“The spinners need to continue the good work on Tuesday since the ball is spinning a bit more and the odd ball is kicking up,” said double centurion Cheteshwar Pujara at the end of the third day’s play in the second cricket Test against Australia here on Monday.
Pujara said that the way two Australian batsmen — David Warner and Phillip Hughes — were dismissed playing the sweep stroke, was because of a game-plan. “The idea was to bowl in the rough and force them to play those kind of strokes,” he said.
“The Australians will have to apply themselves a lot on this wicket. It is not going to be easy to bat on. So far they have not known how to counter our spinners on turning tracks. We know what their strengths and weaknesses are,” Pujara said.
On scoring 1000 runs for India in Test cricket, Pujara said he never looked at records. “I am happy with what I have achieved so far. Be it club cricket or internationals, I have always enjoyed playing the game and I love to play big knocks. And when you score a century for your country, it gives you huge satisfaction,” he said. He added that playing against New Zealand here earlier, helped him in this match.
“I cannot make any comparisons between the two double centuries I have scored in my Test career so far. The conditions and the opponents were different. But what pleases me is that both the efforts were important for the team,” he said.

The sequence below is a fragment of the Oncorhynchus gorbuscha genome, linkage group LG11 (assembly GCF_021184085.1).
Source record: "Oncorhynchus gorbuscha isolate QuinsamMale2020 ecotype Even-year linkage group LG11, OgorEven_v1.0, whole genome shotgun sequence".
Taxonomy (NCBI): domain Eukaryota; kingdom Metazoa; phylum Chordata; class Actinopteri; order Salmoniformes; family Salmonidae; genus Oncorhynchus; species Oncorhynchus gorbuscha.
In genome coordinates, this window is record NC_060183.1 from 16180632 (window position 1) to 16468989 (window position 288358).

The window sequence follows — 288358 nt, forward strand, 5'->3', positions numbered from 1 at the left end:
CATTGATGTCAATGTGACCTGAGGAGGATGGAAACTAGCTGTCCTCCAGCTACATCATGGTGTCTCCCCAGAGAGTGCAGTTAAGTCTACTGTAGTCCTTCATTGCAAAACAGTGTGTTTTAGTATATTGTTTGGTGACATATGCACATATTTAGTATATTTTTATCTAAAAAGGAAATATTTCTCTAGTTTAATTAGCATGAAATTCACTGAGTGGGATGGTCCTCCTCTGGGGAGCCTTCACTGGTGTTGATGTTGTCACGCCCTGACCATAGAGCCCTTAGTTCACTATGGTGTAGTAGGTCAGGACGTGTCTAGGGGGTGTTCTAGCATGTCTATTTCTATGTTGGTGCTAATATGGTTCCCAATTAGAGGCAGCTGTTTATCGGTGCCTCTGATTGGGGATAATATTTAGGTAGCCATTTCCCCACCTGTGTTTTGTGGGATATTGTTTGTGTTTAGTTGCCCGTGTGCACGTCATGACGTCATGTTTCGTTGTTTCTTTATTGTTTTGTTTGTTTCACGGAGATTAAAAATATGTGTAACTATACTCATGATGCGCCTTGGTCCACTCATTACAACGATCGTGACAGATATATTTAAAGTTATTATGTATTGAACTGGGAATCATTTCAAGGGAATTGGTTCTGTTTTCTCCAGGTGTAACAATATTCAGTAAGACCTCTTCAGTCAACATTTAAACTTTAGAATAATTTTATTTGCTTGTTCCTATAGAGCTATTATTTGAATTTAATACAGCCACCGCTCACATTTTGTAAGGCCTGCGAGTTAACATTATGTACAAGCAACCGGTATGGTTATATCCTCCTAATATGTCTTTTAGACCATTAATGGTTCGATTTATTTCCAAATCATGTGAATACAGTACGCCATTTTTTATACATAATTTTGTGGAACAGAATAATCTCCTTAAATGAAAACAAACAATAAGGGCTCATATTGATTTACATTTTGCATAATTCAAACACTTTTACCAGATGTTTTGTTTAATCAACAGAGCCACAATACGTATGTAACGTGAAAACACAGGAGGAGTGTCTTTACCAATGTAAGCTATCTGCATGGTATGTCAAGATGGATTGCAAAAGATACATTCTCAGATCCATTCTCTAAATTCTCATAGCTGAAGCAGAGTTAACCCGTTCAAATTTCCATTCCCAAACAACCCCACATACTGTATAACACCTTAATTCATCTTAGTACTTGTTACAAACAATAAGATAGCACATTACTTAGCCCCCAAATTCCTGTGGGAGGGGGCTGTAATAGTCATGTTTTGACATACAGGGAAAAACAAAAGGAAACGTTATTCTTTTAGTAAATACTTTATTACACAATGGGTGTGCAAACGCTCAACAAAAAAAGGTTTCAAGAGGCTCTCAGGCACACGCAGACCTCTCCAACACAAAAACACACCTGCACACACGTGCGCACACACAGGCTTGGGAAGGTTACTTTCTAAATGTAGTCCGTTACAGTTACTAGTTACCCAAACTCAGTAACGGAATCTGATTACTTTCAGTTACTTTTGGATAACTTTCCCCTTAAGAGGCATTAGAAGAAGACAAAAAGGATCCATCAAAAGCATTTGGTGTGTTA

On the strategy when he and Murali Vijay were involved in that marathon partnership he said, “in the first session on Sunday when the ball was doing a bit, we told ourselves that we should not lose our wickets. We played the bowling on merit and we are happy that it worked well.”
“Once I scored my century, I played my natural game,” he said recalling how he overtook the more flamboyant Vijay in that particular phase of the partnership.
Referring to his discomfort on the field while batting, Pujara disclosed that he had pulled a hamstring muscle. “It was very painful in the first session on Sunday morning but as the game progressed, I felt better.”
Damage done already
“Overall it was a pleasing effort by us,” said Xavier Doherty speaking about himself and off-break bowler Glenn Maxwell who shared seven wickets when India batted.
“But the damage was already done. Somehow, things just haven’t been going our way,” he added.
“When Pujara and Murali were batting, it looked tough. But once Maxi (Maxwell) got the breakthrough, things became easier for us,” he said.
The Aussie spinner said that they were aware how difficult it would be to bowl to Indian batsmen who are very good players of spin. “Warny (Shane Warne) did have a chat with us and reminded us that even he and Murali (Muthiah Muralitharan) always struggled against Indians — especially in India,” he said.
“So it was just a matter of grinding on. I was prepared for this experience. Even my last two Tests before this tour were very tough,” Doherty said.
“There is lot of hard work to be done now. The first target would be to bat the whole day. Ideally, we should be looking for a minimum target of 150-plus to defend in the fourth innings,” said Doherty.